HERE ARE SOME OF THE QUESTIONS THAT A LOT OF MY CLIENTS HAVE ASKED ME . 

  • If I only want a pet why worry about the pedigree?

I get asked this question a lot. If you are buying anything the more its tested and improved the better the product. Whether you are looking for a breeding prospect, showing prospect or a pet you are going to want the dog to be healthy. The dogs that are "titled in Germany" have been judged by some of the toughest judges there are. This improves the breed. They are judged for things like temperament, hips, movement etc. If you are looking for a companion you will want a healthy happy one. While there are no guarantees your odds improve when you pick from the best. And I hate to say it but you get what you pay for these days. I have seen time and time again people trying to save a couple bucks and buy a "cheaper" dog when in the long run it cost them so much more.

  • Do German Shepherd Dogs make good family companions?

Absolutely! They are very intelligent, easy to train, loyal, have super temperaments (ours do anyway). The German Shepherd Dog is eager to learn and to please their owners and are known for their tremendous courage. The German Shepherd Dog is confident but not hostile. They have a high learning ability and it has been stated that an adult German Shepherd Dog has the intelligence of a 7 year old child. If bred and socialized properly, most German Shepherds get along well with other household pets.

  • Should I get a male or female puppy?

This is question we get asked time and time again. In our opinion, it is a matter of personal preference. Females are smaller in size so if you live in a smaller home, townhouse, condo or apartment then a female might workout better for you. Females as a whole, tend to be more protective of their owners and family while males tend to be more territorial and property protective.

  • At what age can I bring my new puppy home?

We allow our puppies to leave our home at 8 weeks of age. Our puppies are weaned from their mother at 4 to 6 weeks of age but the following two weeks is a crucial time for socializing with their litter mates.

  • What is the difference between a "Show Line" vs "Working Line" German Shepherd?

The show line German Shepherd Dog is bred primarily for structure, temperament and over all appearance. These dogs usually have a calm, loving temperament and a high trainability. The working line German Shepherd Dog is bred to produce high drives, high energy and compete well in agility, protection, tracking and obedience. These dogs usually have working careers such as police k9s. The working lines usually require more attention and and time from their owners as they get bored easily and need a job to do!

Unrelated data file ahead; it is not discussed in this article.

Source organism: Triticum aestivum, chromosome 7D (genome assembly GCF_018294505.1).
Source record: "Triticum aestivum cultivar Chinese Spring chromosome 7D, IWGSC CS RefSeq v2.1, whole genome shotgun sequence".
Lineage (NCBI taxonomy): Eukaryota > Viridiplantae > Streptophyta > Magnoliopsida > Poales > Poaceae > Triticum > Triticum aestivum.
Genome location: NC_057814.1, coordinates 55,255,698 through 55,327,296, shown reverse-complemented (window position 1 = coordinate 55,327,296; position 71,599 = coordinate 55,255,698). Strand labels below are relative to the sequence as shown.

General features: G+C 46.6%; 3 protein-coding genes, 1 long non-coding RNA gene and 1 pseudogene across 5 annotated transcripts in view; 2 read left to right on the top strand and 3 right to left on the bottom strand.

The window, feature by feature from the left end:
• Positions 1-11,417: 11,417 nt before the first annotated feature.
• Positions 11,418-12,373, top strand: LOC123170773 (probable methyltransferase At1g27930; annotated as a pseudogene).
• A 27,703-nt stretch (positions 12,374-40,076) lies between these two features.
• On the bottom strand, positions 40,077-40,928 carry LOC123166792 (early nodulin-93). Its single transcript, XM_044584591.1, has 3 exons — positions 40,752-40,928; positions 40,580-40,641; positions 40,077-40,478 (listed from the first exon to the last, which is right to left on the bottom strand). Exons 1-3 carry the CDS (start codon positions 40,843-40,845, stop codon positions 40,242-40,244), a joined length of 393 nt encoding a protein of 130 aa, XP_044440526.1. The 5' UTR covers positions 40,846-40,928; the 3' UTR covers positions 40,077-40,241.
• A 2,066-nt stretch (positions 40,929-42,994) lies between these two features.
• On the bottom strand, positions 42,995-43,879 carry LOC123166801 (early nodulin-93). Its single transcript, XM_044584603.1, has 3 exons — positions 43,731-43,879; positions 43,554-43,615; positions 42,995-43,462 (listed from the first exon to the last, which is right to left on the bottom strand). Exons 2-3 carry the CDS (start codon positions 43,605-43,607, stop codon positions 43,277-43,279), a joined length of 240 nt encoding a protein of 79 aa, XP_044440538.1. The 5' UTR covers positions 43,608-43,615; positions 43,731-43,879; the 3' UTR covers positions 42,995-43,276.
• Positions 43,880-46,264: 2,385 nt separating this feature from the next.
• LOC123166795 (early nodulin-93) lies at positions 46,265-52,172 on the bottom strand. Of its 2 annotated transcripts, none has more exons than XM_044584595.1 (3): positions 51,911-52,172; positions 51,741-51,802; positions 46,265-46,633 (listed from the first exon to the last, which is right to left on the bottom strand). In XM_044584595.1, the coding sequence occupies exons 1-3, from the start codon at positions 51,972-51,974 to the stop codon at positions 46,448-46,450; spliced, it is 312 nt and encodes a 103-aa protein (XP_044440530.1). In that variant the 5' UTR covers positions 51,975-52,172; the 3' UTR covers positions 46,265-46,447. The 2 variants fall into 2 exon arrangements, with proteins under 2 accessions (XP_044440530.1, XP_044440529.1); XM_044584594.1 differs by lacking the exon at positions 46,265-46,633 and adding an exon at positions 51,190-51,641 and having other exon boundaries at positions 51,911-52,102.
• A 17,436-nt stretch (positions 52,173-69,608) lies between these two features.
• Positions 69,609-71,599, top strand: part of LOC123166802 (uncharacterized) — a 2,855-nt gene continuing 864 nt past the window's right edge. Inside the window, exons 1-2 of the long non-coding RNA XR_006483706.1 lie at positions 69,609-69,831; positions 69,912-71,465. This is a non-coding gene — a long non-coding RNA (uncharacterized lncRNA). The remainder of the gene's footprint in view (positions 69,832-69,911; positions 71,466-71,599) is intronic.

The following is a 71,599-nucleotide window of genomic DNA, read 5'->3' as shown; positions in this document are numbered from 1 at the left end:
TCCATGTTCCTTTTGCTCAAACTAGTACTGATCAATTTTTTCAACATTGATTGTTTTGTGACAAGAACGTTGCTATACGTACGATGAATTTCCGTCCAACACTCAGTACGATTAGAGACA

• What is the difference between an American Shepherd and a German one?

American show lines also called the AKC Lines, this category includes the Canadian (CKC) show lines as well. As the name suggests, these are show dogs. The dogs you see at Westminster, or any of the other numerous AKC style dog shows, are American show line dogs. These dogs are bred for and tested in the show ring where they are evaluated for their structure, movement, angulation, color, size, and overall appearance.  Decades ago, American breeders deviated from the standards and rules set forth by the German SV, the founding organization and steward of the German Shepherd dog, and they have continued to go their own way. The result now, years later, is a dog that neither looks nor acts like the original GSDs imported to North America, or the European dogs of today.
   The reason for this is the focus of their breeding. American show line breeders have focused on looks, particularly extreme rear angulation and the “flying trot”. Working ability has not been a priority in their breeding for generations, and in fact many conformation show fanciers and organizations openly disdain schutzhund and any endeavor involving protection work. By not testing their breeding stock for working ability, and not requiring that they prove they can work before they are bred, American show line breeders have essentially bred working ability out of most these bloodlines.
   It is important to remember that organizations like the American Kennel Club have no requirements for breeding other than that both parents are registered purebreds of the same breed. Dogs can be bred when they are still puppies themselves, and no health or temperament testing is required. With a total lack of requirements for proving breed worthiness, many breeders don't bother. "AKC registered" is not a mark of quality; it only means the dog is purebred.
   American show line dogs are in general taller and longer in appearance than the European types, with finer bone and narrower bodies and heads. They come in a variety of colors and, while the traditional black and tan saddle pattern is most common, solid blacks, bi-colors, sables, and solid whites are not unusual. Their pigment is usually lighter than in the European dogs, with light tan, cream and silver being far more common than the rich tan and red found in the German show lines and Working lines. Titled dogs will carry the letters “CH” before their registered name, indicating the dog is a conformation show champion.